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Posts Tagged ‘Jane Austen’

Tony RomoI’m not sure about all this Tony Romo bashing. It seems rather obvious and easy for everyone to point to him. It’s sort of like blaming the character holding a bloody knife over the dead body in an Agatha Christie novel. Except that person is never the one who did it.

Books are rife with such red herrings, dubious characters who turn out to be just the opposite in the end. There’s the cast-off but ever-faithful Cordelia in King Lear. The men who challenge d’Artagnan to a duel turn out to be The Three Musketeers. The scruffy Strider eventually becomes the king in The Lord of the Rings. Jane Austen was especially fond of offering up red-herring suitors: the simple farmer Mr. Martin in Emma, the not-dashing Colonel Brandon in Sense & Sensibility, and, most notably, the pompous Mr. Darcy of Pride and Prejudice.

Now I am *not* comparing Romo to Mr. Darcy. Robert Martin, maybe. But the point is that these red herrings distract us from the real villains at work: Mr. Willoughby and Mr. Elton respectively. Or, in Romo’s case, Jerry Jones.

Yes, it looked like Romo choked against the Redskins. (Ok, it always looks like Romo chokes.) He threw three interceptions. But some of the NFL’s best quarterbacks have had the most interceptions: Brett Favre holds the record with 361. Fran Tarkenton and Dan Marino are also in the top 10, with John Elway ranked 13th overall. The fewest are by Damon Huard and Joe Ferguson—ever heard of them?

Also, it wasn’t Romo who gave up 361 yards and 28 points to the Redskins. It’s easy to blame Romo, but doesn’t that sidetrack us from the bigger, more insidious problem? After all, the Cowboys have been floundering for about 15 years now, ever since owner Jerry Jones inserted himself into the coaching process. Jones has not relinquished full control to a coach since Jimmy Johnson in the early ‘90s, coincidentally the last time the Cowboys won a Super Bowl or won the Division. (Really, Switzer was mostly coming off Johnson’s coattails in ’95). Current Redskins coach, Mike Shanahan (who took the Denver Broncos to two Super Bowl wins) is one of many notable coaches rumored to have declined an offer from the Cowboys because of Jones.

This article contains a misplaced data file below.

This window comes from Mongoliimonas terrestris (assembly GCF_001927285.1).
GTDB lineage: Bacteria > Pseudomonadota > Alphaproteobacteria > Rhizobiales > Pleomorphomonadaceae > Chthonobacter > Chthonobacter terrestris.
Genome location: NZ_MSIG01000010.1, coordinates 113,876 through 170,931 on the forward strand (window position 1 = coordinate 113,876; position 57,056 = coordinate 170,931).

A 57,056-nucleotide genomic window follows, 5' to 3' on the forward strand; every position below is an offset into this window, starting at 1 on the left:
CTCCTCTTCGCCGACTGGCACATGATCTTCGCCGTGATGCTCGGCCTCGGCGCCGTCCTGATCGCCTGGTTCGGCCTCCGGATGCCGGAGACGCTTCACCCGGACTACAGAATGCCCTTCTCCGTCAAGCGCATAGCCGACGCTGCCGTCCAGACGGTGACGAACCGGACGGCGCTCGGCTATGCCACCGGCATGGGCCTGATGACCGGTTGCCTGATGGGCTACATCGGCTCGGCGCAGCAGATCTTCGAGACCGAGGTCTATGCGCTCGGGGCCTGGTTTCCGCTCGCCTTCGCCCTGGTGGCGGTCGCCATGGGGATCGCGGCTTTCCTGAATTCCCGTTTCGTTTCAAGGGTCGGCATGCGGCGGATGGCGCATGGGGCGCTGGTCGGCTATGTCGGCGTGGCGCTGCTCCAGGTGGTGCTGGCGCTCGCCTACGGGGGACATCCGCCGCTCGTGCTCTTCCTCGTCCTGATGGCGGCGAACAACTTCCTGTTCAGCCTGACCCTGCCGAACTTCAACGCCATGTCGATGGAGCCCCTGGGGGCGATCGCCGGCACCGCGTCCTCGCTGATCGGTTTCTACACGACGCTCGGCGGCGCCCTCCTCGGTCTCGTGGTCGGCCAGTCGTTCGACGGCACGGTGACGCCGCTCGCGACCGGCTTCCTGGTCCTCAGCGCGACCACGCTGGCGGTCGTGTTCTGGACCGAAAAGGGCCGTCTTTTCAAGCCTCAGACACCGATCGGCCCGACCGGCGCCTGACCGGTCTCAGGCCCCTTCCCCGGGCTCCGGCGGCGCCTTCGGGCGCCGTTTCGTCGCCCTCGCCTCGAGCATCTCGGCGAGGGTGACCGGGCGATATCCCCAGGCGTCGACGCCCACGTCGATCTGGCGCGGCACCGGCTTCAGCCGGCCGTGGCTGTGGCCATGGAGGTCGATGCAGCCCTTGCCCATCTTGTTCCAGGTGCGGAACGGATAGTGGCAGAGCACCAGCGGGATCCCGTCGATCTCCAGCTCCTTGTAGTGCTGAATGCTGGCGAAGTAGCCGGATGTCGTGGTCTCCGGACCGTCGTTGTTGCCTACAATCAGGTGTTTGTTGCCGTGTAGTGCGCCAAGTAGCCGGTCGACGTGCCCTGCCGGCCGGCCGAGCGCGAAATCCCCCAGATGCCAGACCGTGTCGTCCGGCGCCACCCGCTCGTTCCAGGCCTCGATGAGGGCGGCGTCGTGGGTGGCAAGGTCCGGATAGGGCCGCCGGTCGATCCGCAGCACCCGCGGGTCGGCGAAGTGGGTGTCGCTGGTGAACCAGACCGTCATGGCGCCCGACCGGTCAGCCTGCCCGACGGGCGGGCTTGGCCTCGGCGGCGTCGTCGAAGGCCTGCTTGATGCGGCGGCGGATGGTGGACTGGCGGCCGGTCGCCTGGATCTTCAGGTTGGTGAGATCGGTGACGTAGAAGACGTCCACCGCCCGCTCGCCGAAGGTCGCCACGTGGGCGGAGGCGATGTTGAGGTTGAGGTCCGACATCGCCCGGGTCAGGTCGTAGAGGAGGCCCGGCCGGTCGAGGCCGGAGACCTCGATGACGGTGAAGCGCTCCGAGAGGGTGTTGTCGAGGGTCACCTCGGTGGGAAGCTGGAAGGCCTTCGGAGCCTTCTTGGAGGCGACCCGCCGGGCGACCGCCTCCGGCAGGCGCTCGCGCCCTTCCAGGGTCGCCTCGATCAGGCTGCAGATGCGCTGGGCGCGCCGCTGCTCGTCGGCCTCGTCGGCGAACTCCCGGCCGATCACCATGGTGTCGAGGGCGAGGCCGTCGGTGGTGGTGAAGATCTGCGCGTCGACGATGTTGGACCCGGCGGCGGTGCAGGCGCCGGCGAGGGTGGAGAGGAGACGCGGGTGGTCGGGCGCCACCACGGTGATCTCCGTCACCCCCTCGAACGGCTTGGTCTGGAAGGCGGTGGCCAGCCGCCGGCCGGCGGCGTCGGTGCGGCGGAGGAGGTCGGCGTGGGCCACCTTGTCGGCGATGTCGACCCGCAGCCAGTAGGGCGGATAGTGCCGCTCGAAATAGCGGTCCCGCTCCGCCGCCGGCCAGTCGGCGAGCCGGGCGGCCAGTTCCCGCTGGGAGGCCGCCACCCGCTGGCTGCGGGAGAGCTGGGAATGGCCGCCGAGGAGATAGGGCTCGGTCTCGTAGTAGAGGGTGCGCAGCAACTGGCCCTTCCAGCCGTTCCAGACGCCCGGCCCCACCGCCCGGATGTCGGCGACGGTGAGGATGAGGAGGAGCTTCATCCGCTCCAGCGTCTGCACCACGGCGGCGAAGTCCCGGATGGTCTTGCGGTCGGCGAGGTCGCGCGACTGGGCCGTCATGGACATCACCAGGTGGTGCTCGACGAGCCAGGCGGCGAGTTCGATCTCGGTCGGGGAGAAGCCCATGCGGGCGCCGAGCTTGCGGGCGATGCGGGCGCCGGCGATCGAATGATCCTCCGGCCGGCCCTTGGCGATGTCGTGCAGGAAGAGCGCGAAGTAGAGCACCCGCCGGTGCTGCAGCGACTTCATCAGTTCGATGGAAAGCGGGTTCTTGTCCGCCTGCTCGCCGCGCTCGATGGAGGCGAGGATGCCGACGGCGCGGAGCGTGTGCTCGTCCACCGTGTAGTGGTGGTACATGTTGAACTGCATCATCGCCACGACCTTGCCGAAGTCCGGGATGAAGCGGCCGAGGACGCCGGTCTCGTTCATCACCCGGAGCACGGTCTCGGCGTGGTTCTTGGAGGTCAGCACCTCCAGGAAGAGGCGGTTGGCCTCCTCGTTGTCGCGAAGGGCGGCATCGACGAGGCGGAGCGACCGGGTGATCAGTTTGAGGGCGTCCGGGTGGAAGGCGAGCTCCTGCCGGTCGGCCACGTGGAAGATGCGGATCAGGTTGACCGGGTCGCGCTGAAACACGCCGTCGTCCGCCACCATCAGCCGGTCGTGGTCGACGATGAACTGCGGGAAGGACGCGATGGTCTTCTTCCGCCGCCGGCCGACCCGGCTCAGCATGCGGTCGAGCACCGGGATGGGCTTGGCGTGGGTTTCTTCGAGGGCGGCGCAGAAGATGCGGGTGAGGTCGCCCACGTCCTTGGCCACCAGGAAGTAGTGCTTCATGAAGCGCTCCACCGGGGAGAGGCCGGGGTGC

Back to Romo, I do wonder what he could do under a coach like Shanahan. Ok, so Romo’s not Darcy or d’Artagnan. He’s more like Professor Snape, the ultimate red herring who seemed to foil and thwart Harry Potter through all seven books, which I guess rather aptly makes Jerry Jones “He-who-must-not-be-named.”

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ImageAs it’s Jane Austen’s birthday, December 16th, and also the season of giving, I wanted to spotlight an absolutely delightful collection of Austen-inspired short stories, Jane Austen Made Me Do It, edited by Laurel Ann Nattress.

I should preface by saying that I am usually very skeptical about all the Jane Austen riffs. I avoid them as they can be painful, excruciating, to read. Mr. Darcy has been reimagined as everything from a hillbilly to a rock star to a (groan) vampire. (Thanks a lot Twilight!) All of this pop-culture running roughshod over Austen is simply “not to be bourne.” (Disclaimer here: Pride and Prejudice and Zombies is pure genius, but that’s for another post.)

Part of the problem is that these knock-offs only make me pine for authentic Jane even more. But now, Janeites take note—the drought is over! A wonderful collection of short stories has done the unimaginable, the unthinkable. Austen’s beloved characters have come to life again in an enchanting series of vignettes, many of which are backstories or codas to our favorite novels. Well before Persuasion, Captain Wentworth earns his stripes as a Midshipman in the Royal Navy. We learn how Mr. Bennett landed himself his “very silly wife.” The now married Elizabeth and Fitzwilliam Darcy prepare for Georgiana’s ‘Coming Out’ ball. And, things get complicated when Mr. Knightley moves in with Emma and her father. Teensy spoiler alert: this story also offers happy news for poor Miss Bates. I loved getting another glimpse at these characters. It’s almost like the bonus deleted scenes you get with a dvd.

Jane Austen herself makes a few cameos, finishing up her Mansfield Park manuscript, and also acting as a sort of deus ex machina for star-crossed lovers in a very Austenesque Christmas tale. A few of the stories take place in modern times, including a clever ghost-busting romp in Northanger Abbey. The only glitch is that current owner, Mr. Tilney-Tilney, comes off sounding a bit more like Thurston Howell the Third than a British gentleman. Still, it’s a fun little parody, much in the vein of the original and complete with papers appearing and disappearing in the very chest that so vexed Catherine Morland. Indeed, most of the stories have similar sly ‘easter egg’ allusions for Janeites to uncover.

While, no one else can write like Jane Austen, these stories come close and they certainly capture her spirit. The collection reads almost like the literary equivalent to a tribute album.

Janeites will certainly delight in and savor Jane Austen Made Me Do It. A perfect Christmas gift. I usually pass books along, but this one is a keeper.